to avoid crashing the server with too many concurrent page
requests from Google's spider.
The solution to this dynamic URL problem has been discussed
widely in search engine forums and solutions have been bandied
about including software provided by SEO's, URL re-write
techniques for dynamic pages on APACHE servers
http://www.alistapart.com/articles/urls/ and PHP pages
http://www.stargeek.com/php-seo.php to generate search engine
friendly URL's. Others recommend simply adding static HTML
sitemap pages as alternatives for the search engine spiders.
In this instance the client's developer simply said "I
do that (PHP solution) on this server". So we resorted to
putting up the static HTML sitemap pages with hard-coded
URLS to the main 54 pages of the site at
http://lawfirm411.com/Law-Firm-411-sitemap.html This should
get at least those fifty pages crawled by Googlebot, but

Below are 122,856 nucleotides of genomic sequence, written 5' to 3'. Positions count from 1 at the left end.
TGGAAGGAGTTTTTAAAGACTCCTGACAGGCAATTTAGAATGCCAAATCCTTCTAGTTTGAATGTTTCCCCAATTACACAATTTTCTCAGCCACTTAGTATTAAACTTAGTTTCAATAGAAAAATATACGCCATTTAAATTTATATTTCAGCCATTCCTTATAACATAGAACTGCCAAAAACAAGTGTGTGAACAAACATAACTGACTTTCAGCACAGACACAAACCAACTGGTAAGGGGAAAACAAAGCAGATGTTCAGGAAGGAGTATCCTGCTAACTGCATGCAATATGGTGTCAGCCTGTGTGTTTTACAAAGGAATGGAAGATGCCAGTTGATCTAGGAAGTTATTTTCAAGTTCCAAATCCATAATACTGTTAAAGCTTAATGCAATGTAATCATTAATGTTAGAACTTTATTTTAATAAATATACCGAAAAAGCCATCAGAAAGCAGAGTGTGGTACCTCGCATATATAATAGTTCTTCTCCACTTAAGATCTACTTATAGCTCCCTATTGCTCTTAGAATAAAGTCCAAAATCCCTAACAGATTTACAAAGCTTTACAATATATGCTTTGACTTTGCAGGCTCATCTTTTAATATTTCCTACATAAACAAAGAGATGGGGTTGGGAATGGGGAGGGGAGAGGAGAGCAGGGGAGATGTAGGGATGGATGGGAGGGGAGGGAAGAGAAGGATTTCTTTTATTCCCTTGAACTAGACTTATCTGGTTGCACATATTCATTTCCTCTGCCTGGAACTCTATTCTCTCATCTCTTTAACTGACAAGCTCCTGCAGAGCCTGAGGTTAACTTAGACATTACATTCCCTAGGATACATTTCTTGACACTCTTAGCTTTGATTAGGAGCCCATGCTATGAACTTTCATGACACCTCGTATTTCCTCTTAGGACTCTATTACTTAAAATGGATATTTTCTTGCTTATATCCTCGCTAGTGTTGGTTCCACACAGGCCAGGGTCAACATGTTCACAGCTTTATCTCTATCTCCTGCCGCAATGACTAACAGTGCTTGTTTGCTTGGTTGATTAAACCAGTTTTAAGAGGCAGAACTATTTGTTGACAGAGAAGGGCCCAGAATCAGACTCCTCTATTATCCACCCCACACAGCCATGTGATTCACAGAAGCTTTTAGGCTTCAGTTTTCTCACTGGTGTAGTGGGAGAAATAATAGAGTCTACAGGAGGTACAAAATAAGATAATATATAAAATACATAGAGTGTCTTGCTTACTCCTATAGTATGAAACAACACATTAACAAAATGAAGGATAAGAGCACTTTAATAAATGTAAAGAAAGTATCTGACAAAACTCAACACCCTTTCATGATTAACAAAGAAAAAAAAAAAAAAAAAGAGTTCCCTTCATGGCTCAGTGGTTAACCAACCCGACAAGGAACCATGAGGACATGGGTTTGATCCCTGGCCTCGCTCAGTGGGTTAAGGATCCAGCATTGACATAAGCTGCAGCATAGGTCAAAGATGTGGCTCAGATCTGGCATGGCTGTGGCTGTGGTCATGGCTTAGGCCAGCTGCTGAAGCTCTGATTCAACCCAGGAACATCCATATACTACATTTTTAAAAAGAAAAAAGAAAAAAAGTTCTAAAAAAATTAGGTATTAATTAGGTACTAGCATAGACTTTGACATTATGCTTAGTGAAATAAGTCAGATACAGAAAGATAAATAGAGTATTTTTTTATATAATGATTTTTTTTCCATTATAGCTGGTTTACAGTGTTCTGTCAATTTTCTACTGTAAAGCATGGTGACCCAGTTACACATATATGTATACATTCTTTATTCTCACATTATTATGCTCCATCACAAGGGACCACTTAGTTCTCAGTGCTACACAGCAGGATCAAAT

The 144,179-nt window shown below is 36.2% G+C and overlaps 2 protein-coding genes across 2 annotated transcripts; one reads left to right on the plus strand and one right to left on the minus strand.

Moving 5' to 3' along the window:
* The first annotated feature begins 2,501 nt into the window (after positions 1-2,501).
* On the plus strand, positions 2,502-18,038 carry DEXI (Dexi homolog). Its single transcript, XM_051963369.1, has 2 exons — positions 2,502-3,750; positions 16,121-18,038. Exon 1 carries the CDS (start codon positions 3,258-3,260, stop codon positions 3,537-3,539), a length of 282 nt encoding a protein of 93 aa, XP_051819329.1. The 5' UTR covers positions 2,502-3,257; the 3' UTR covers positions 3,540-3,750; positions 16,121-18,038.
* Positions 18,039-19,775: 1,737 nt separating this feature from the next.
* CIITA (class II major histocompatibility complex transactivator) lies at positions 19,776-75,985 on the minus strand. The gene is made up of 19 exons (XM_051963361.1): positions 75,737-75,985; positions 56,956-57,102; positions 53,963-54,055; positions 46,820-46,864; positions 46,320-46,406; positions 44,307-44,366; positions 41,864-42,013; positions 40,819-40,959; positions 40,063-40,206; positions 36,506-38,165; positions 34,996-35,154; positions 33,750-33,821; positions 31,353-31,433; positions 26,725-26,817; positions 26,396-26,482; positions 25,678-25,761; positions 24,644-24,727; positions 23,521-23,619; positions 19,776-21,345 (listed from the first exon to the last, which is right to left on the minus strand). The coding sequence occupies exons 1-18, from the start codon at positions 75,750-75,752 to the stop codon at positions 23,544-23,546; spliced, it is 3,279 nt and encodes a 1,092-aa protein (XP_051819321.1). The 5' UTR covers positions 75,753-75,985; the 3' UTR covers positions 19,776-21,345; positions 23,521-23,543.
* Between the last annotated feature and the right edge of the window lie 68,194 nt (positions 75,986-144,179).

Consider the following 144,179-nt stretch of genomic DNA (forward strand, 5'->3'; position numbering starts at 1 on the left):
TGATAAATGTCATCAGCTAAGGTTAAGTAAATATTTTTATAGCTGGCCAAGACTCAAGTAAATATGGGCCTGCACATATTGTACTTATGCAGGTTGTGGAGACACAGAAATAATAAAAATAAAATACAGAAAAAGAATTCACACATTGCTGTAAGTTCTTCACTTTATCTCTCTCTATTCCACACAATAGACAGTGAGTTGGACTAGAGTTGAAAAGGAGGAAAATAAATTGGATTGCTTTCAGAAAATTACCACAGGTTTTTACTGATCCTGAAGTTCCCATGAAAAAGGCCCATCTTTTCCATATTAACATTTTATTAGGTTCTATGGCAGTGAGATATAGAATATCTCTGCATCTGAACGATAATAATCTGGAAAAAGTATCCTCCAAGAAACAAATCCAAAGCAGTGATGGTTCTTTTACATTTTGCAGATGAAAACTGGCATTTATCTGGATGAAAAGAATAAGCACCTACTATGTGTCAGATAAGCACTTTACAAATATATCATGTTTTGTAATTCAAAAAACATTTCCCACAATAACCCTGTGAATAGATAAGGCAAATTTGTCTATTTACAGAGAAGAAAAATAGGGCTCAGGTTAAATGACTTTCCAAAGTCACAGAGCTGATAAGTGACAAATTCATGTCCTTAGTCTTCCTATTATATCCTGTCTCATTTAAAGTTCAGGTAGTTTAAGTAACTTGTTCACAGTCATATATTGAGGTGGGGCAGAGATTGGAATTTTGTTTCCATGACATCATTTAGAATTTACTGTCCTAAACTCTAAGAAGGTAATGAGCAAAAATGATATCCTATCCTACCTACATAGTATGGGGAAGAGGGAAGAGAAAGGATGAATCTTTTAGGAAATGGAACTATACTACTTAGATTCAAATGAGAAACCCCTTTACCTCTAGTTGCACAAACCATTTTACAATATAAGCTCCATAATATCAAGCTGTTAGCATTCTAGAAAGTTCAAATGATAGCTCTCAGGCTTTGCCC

Googles' spider appears not to be crawling this site at all.
How do we know this? See for yourself by using the following
query in the search box at Google: allinurl:www.lawfirm411.com
where the result page shows ONE page in the results. If you
try that query on your own site (replace your own domain name
for lawfirm411.com), you'll see the results lists ALL your
The site home page was crawled by Google four months ago, when
they took their "Cached Snapshot" of the page. You can see
this by visiting the Google cached page here:
where the date of this snapshot is "Apr 20, 2004 07:42:19 GMT"
and they haven't been back since. The page in that snapshot
has none of the newly added links, an outdated title tag, and